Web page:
Perhaps the names of those of us who could make the foregoing comment our own are legion. Why is it not the same with our children? ...They dream about dinosaurs, draw them...Dinosaurs are a touchstone that separates the mentality of children from that of adults."
It is common for an interest in prehistoric life to be viewed as an irrelevant, childish frivolity. In An Odyssey In Time, Russell goes to highly impressive lengths to show that this is not so, and to tie such an interest in with a broader view of the history of life on Earth. In fact, in his closing chapters, he encompasses no less than the entire cosmos. In such a context, it seems plain mean to produce a photo of that 'Dinosauroid' thing, so of course I won't. I'm a kind and charming soul really.

Whatever you might think of Old Greeny Bug-Eyes, this is a remarkable book that deserves the utmost respect, both for Dale Russell's impassioned writing and Eleanor Kish's ground-breaking palaeoart. It's well worth searching for.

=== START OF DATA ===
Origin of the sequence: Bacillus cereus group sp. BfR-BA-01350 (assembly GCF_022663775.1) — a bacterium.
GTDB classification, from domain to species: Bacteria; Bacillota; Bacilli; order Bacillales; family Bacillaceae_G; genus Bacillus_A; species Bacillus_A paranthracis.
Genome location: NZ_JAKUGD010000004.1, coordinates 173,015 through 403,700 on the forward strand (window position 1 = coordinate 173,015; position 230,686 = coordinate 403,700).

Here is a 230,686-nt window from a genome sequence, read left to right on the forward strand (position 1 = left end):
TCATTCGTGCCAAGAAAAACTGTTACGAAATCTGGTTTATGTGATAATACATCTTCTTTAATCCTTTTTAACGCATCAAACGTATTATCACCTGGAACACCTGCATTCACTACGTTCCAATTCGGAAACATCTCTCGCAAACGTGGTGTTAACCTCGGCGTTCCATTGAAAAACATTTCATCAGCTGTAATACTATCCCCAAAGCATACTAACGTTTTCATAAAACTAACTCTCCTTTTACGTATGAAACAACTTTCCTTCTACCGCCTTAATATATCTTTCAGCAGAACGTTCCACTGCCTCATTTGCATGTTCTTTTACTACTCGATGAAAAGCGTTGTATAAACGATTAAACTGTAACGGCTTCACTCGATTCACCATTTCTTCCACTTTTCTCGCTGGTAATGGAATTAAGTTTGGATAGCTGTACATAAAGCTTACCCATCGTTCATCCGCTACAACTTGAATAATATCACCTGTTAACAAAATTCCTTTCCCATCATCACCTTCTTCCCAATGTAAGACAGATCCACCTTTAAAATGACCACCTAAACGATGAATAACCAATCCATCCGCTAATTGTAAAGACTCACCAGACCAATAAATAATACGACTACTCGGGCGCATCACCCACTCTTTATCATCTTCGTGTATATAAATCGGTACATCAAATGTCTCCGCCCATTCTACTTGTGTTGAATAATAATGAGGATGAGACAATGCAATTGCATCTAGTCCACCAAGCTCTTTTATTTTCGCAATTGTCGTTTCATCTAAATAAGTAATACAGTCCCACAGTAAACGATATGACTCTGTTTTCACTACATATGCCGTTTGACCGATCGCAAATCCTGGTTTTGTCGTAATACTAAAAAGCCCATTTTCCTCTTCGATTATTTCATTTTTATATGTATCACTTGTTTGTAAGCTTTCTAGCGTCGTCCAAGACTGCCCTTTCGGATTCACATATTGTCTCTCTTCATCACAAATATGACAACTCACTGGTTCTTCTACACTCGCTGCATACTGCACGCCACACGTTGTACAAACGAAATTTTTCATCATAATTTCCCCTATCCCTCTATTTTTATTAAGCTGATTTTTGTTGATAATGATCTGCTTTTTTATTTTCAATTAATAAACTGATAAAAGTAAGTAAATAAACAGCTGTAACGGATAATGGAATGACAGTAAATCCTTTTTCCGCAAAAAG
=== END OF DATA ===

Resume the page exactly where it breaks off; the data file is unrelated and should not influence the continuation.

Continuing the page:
Monday, February 4, 2013

Sketchbook: An Alvarezsaur in Blue and Green

While volunteering at Wonderlab, our local children's museum, for their science and art night recently, Jennie and I were stationed at a table with some colored pencils. I ended up with this sketch of a brightly colored little alvarezsaurid of uncertain affinity.

I also attempted a Baryonyx, but I won't embarrass myself by posting it.